Quick Review:Ajax
Mashups: The new breed of web app

contract between content-provider and content-consumer. Scrapers must design their tools around a model of the source content and hope that the provider consistently adheres to this model of presentation. Web sites have a tendency to overhaul their look-and-feel periodically to remain fresh and stylish, which imparts severe maintenance headaches on behalf of the scrapers because their tools are likely to fail.

The second issue is the lack of sophisticated, re-usable screen-scraping toolkit software, colloquially known as scrAPIs. The dearth of such APIs and toolkits is largely due to the extremely applicationspecific needs of each individual scraping tool. This leads to large development overheads as designers are forced to reverse-engineer content, develop data models, parse, and aggregate raw data from the provider’s site.

Semantic Web and RDF

The inelegant aspects of screen scraping are directly traceable to the fact that content created for human consumption does not make good content for automated machine consumption. Enter the Semantic Web, which is the vision that the existing Web can be augmented to supplement the content designed for humans with equivalent machine-readable information. In the context of the Semantic Web, the term information is different from data; data becomes information when it conveys meaning (that is, it is understandable). The Semantic Web has the goal of creating Web infrastructure that augments data with metadata to give it meaning, thus making it suitable for automation, integration, reasoning, and re-use. The W3C family of specifications collectively known as the Resource Description Framework (RDF) serves this purpose of providing methodologies to establish syntactic structures that describe data. XML in itself is not sufficient; it is too arbitrary in that you can code it in many ways to describe the same piece of data. RDF-Schema adds to RDF’s ability to encode concepts in a machine-readable way. Once data objects can be described in a data model, RDF provides for the construction of relationships between data objects through subject-predicate-object triples (“subject S has relationship R with object O”). The combination of data model and graph of relationships allows for the creation of ontologies, which are hierarchical structures of knowledge that can be searched and formally reasoned about. For example, you might define a model in which a “carnivoretype” as a subclass of “animal-type” with the constraint that it “eats” other “animal-type”, and create two instances of it: one populated with data concerning cheetahs and polar bears and their habitats, another concerning gazelles and penguins and their respective habitats. Inference engines might then “mash” these separate model instances and reason that cheetahs might prey on gazelles but not penguins.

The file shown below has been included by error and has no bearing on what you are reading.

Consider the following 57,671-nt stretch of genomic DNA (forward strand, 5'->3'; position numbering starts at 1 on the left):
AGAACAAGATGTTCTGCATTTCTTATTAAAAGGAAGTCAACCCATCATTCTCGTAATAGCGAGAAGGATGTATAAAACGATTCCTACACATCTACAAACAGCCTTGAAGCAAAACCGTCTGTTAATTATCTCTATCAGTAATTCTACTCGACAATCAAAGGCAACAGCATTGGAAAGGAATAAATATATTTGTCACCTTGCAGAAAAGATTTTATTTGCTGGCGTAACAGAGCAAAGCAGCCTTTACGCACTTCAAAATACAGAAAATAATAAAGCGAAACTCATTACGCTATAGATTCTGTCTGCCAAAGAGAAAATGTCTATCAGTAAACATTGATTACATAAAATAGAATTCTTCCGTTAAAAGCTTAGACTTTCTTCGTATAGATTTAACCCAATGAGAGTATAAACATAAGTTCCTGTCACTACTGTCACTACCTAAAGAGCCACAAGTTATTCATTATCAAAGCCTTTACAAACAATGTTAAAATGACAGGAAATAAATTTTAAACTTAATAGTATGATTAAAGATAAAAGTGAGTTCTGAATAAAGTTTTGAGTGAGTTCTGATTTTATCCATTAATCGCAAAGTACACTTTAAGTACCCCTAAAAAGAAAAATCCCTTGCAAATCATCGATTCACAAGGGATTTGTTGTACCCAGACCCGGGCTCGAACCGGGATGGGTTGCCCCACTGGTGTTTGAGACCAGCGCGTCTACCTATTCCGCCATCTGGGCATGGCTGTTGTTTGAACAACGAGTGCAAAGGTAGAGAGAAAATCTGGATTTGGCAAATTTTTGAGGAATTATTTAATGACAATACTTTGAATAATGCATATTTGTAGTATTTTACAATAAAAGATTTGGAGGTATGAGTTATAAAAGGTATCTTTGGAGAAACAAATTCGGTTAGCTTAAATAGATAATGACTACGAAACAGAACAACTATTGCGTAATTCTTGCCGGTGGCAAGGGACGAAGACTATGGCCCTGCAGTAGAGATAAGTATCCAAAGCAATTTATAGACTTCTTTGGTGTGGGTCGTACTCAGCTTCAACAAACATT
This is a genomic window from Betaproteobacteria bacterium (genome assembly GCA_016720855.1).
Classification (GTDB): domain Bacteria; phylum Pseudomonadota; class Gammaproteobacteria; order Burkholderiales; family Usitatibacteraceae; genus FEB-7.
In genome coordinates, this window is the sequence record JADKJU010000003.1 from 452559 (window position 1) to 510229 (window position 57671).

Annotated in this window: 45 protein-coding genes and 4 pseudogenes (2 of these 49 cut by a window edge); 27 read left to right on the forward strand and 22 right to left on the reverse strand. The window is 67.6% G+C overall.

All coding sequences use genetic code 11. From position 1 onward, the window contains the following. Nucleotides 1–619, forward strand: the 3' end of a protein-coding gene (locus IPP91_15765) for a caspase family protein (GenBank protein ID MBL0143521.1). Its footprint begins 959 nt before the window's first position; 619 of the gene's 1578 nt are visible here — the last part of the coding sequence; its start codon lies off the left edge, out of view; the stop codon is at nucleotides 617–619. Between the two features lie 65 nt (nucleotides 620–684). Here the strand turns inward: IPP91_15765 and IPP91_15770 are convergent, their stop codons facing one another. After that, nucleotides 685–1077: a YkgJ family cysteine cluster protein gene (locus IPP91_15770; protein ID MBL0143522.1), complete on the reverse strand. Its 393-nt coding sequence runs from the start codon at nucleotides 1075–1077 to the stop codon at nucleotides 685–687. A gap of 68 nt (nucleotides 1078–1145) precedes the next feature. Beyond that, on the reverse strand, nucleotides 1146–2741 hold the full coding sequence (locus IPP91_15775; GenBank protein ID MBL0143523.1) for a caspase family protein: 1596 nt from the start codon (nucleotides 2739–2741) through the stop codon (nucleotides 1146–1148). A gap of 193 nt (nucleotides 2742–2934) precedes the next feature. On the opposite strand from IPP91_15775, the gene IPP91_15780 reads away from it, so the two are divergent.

RDF data is quickly finding adoption in a variety of domains, including social networking applications (such as FOAF — Friend of a Friend) and syndication (such as RSS, which I describe next). In addition, RDF software technology and components are beginning to reach a level of maturity, especially in the areas of RDF query languages (such as RDQL and SPARQL) and programmatic frameworks and inference engines (such as Jena and Redland).


RSS is a family of XML-based syndication formats. In this context, syndication implies that a Web site that wants to distribute content creates an RSS document and registers the document with an RSS ublisher. An RSS-enabled client can then check the publisher’s feed for new content and react to it in an appropriate manner. RSS has been adopted to syndicate a wide variety of content, ranging from news articles and headlines, changelogs for CVS checkins or wiki pages, project updates, and even audiovisual data such as radio programs. Version 1.0 is RDF-based, but the

July 2008 | Java Jazz Up | 24
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